• North Korea conducts first nuclear test in 2006
  • UN tightens sactions on North Korea after second nuclear weapons test in 2009
  • North Korea conducts third nuclear test in 2013
  • Fourth and fifth nuclear tests take place in January and September 2016, prompting US and China condemnation
  • Sixth nuclear test conducted by North Korea in April 2017

China has called on the US and North Korea to find a peaceful solution to rising tensions after a war of words erupted after the North conducted a series of missile and nuclear tests in defiance of UN sanctions.

Chinese Foreign Minister Wang Yi told reporters in Beijing on Tuesday that the standoff between the two nations could only be resolved by diplomacy.

“I’ve seen that the United States has reiterated it is willing to use political and diplomatic means to resolve this, as this is their first choice,” he said.

“Of course I think that any country will feel that political diplomatic means are of course the first choice.”

Al Jazeera’s Divya Gopalan, reporting from Hong Kong, said that China “was very keen to see this issue resolved peacefully”.

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Chinese Foreign Minister Wang Yi has worked hard to oppose every U.S. initiative in the South China Sea and North Korea.

“Any kind of action on North Korea will have repercussions on China,” our correspondent said.

On Tuesday, US Vice President Mike Pence met with Japanese Prime Minister Shinzo Abe, following meetings in South Korea with Hwang Kyo-ahn, the acting president.

Pence has repeatedly warned that “all options are on the table” when dealing with Pyongyang.

In Tokyo, Pence reassured Japan of the US’ commitment to reining in North Korea’s nuclear and missile ambitions after warning that its own strikes in Syria and Afghanistanshowed the strength of its resolve.

North Korea regularly threatens to destroy Japan, South Korea and the United States and it showed no let-up in its defiance after conducting a reportedly failed missile test on Sunday.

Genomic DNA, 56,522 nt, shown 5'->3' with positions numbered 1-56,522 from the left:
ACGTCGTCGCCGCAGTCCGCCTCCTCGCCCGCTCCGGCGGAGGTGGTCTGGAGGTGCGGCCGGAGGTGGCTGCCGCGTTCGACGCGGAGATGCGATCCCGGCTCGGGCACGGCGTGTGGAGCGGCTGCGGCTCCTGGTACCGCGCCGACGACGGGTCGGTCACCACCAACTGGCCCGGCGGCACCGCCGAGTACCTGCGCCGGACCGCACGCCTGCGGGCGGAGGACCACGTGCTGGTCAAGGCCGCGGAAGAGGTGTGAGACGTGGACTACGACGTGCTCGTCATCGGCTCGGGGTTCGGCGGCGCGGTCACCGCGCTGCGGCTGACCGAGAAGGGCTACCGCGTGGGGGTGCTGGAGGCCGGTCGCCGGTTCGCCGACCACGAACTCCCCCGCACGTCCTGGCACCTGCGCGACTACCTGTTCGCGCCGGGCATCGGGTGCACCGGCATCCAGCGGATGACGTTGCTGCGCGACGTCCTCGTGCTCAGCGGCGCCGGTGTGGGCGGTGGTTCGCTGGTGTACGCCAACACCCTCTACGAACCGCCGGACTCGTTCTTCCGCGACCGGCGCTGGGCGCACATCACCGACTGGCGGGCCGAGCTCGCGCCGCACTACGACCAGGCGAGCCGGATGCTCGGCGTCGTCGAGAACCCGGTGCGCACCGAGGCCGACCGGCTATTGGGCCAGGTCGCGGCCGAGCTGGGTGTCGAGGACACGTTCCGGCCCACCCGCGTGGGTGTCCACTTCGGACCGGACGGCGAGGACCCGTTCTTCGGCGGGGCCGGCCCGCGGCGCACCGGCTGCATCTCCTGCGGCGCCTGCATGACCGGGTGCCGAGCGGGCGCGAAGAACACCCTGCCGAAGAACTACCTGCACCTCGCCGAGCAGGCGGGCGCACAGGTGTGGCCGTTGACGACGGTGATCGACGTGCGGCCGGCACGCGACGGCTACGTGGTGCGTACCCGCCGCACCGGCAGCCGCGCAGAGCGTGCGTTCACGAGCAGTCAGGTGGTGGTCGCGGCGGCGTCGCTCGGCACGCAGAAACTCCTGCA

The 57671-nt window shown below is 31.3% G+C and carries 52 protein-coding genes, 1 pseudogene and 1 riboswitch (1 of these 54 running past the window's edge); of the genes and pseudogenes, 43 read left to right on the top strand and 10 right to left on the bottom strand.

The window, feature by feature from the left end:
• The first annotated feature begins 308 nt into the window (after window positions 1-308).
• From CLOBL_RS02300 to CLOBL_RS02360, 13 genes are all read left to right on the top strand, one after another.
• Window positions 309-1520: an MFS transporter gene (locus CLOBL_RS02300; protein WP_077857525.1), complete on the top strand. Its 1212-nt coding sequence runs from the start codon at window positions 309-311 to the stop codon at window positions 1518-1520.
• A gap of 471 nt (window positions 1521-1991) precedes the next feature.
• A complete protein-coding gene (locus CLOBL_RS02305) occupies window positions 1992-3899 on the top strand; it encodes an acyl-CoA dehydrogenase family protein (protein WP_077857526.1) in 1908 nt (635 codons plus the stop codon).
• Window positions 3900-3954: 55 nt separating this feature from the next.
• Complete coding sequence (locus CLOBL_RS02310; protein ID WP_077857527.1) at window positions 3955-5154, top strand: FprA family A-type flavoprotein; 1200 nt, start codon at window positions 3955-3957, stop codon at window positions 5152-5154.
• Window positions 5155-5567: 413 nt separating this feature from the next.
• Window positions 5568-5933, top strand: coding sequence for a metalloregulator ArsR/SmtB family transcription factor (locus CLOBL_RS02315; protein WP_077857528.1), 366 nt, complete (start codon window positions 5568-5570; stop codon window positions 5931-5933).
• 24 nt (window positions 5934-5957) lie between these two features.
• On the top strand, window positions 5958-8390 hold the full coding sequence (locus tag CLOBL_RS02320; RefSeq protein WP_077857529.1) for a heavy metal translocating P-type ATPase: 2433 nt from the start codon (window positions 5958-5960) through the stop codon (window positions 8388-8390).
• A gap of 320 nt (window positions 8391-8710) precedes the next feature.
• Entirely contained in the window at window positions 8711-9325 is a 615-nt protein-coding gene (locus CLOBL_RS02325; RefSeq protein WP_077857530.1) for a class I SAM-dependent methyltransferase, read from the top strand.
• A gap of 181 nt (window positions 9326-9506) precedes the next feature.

The time of dictating orders by brandishing the US military might has gone. If those businessmen in power in the US thought of intimidating us by any military or sanction threats – as the Obama administration used to do and failed – they will soon find out such threats are useles

Sin Hong-chol, North Korea’s deputy foreign minister

The North has warned that its army is on “maximum alert” following Pence’s visit on Monday to the heavily militarised border between the two Koreas, where he reiterated Washington’s position that “all options are on the table” in dealing with Pyongyang.

‘Threats are useless’

Sin Hong-chol, North Korea’s deputy foreign minister, told Al Jazeera that Donald Trump’s administration “should look at the world with open eyes”.

“The time of dictating orders by brandishing the US military might has gone. If those businessmen in power in the US thought of intimidating us by any military or sanction threats – as the [Barack] Obama administration used to do and failed – they will soon find out such threats are useless,” Sin said.

North Korea’s deputy representative to the United Nations, Kim In Ryong, accused the United States of creating “a situation where nuclear war could break out an any time” and said Pyongyang’s next nuclear test would take place “at a time and at a place where our headquarters deems necessary”.

The North has warned of a nuclear strike against the United States if provoked.